Second Response to Gil Torres
Dear Gil (I hope it’s OK that I am using your first name – if you have a problem with this, please let me know and I will stop. My first name is Yisroel.)
Thanks for taking the time to pen your respectful response. It is my prayer that this discussion leads the two of us only closer to the God of truth. I understand your desire to have our discussion limited to one topic and I agree with you that it is indeed wise for us to deal with one topic at a time. Still, you have made points about the incarnation (in your comments to me) and about the context of Scripture (in your comments to Annelise). I will therefore attempt to respond to both of these in this article (- these two issues are in fact related to each other.)
You spoke of the burning bush, the pillar of cloud and fire, the bronze serpent and the Ark of the Covenant. You seem to see in these some precedent to the Christian doctrine of the incarnation. Do you believe these were “incarnations” of God? Do you believe that the pillar of cloud was part of the trinity?
Did you ever ask yourself, if these narratives were put into Scripture for the sake of teaching us how to direct our worship, why then were they not presented as such? In other words; I am sure that you recognize that Deuteronomy 4 describes the Sinai experience as a teaching that was presented to Israel for the explicit purpose of teaching them towards who it is that they are to direct their worship. The text makes this abundantly clear. Why are these narratives (the bush, cloud, serpent and ark) not described by the text as teachings that have a bearing on the direction of worship?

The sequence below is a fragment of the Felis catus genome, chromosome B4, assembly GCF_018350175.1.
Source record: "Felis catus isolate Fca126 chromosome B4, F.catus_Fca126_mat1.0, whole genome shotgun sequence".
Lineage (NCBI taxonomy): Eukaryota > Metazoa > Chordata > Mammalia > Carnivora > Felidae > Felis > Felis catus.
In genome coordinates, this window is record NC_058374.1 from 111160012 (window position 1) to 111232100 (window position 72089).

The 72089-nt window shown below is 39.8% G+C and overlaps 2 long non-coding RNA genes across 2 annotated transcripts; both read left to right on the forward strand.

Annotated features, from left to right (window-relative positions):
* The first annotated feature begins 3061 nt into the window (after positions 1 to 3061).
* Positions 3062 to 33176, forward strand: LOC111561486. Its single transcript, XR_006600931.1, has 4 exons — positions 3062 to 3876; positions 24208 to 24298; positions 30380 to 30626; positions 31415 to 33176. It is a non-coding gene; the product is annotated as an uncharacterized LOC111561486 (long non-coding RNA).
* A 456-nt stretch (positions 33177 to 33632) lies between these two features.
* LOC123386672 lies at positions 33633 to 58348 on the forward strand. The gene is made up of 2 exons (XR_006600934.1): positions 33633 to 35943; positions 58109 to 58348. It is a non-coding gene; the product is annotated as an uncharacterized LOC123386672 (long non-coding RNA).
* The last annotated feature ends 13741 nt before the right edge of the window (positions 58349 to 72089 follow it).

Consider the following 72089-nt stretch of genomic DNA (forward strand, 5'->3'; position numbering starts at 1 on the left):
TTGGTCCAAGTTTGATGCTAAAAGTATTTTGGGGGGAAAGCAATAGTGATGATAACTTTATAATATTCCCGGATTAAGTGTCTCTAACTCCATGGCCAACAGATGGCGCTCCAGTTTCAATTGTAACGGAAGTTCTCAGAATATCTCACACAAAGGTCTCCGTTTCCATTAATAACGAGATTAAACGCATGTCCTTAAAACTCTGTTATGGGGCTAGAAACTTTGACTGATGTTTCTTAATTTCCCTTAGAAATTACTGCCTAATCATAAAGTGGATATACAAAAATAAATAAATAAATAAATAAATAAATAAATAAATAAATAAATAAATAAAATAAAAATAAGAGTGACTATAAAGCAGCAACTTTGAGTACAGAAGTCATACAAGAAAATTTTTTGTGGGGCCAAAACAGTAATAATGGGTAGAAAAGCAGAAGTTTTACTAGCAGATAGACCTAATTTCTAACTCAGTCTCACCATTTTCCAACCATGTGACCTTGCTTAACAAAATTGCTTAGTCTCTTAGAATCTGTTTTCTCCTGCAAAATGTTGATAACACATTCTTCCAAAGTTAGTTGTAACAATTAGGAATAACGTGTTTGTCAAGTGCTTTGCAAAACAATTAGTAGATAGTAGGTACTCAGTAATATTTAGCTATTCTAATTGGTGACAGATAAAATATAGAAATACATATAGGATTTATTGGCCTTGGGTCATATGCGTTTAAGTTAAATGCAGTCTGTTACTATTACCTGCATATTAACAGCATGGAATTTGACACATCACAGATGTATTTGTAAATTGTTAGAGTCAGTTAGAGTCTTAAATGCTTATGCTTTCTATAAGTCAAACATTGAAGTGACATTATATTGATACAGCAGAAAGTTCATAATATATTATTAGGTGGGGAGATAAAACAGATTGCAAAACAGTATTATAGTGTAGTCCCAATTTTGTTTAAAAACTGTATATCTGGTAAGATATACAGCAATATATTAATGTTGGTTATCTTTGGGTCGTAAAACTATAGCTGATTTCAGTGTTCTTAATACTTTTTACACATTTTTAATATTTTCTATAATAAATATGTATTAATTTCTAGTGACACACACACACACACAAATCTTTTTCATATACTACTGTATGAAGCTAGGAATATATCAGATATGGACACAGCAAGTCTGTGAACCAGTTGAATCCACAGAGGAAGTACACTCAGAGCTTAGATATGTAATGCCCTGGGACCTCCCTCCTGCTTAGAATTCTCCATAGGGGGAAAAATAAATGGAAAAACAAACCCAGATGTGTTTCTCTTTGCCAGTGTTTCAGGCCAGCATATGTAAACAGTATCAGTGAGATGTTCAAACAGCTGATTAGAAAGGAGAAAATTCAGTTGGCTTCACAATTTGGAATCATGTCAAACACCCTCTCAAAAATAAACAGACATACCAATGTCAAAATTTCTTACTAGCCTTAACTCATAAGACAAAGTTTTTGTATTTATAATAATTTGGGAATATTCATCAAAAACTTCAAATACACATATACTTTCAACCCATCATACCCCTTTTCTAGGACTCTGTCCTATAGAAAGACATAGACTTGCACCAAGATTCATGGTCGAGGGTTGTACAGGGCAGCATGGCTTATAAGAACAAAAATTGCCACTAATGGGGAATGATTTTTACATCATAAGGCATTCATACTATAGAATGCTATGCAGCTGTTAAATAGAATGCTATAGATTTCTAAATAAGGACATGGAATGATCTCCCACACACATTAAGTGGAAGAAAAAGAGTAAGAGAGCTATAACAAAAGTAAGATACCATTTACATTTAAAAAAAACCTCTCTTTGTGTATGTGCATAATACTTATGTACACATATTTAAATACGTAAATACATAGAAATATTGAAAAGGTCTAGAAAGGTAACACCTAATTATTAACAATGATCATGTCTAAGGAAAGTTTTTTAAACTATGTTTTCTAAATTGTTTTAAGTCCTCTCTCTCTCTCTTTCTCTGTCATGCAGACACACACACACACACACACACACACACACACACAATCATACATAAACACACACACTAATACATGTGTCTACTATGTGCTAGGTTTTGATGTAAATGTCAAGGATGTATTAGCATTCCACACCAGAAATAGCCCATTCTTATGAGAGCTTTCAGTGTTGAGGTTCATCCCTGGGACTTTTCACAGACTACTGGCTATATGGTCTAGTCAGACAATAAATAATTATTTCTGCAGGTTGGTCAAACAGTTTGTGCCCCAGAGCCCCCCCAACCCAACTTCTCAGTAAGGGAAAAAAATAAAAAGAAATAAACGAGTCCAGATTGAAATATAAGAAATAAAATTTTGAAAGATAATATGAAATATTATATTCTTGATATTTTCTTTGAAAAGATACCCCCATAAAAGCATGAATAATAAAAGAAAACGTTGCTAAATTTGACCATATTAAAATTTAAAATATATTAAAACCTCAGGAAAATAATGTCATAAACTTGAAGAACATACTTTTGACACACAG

Do you realize that the arguments that you are using to justify worship of Jesus could just as easily be used to justify the worship of another person (or animal, plant, rock, angel)?
How would you respond to someone who claims that he or she found a fourth person in the godhead? What would it take to convince you that there are more persons in the godhead than the three that you already believe in?
Before Jesus came to the earth the Jewish people already stood in a relationship with God. This relationship is compared to a marriage bond. What was that relationship based on? What was the reason that the Jew’s heart should have been devoted to God and to God alone? Did that relationship allow for the inclusion of other entities into the relationship?
It seems that you have misunderstood Annelise’s comments about the context of Scripture. I will try to articulate the point from another angle.
Do you believe that Israel is to discover their God only through a scholarly study of Scripture? Did God not provide a more direct teaching to Israel concerning this matter?
What method did God set in place so that we can realize that Scripture is truly His word?
One last question. Do you think that we disagree with each other because: A) One of us knows that Scripture supports the opposite position but the position is maintained out of rebelliousness towards God. B) One of us is spiritually blinded. C) One of us just happens to be reading Scripture carelessly. D) One of us is approaching Scripture with the wrong set of preconceived notions.
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Yisroel C. Blumenthal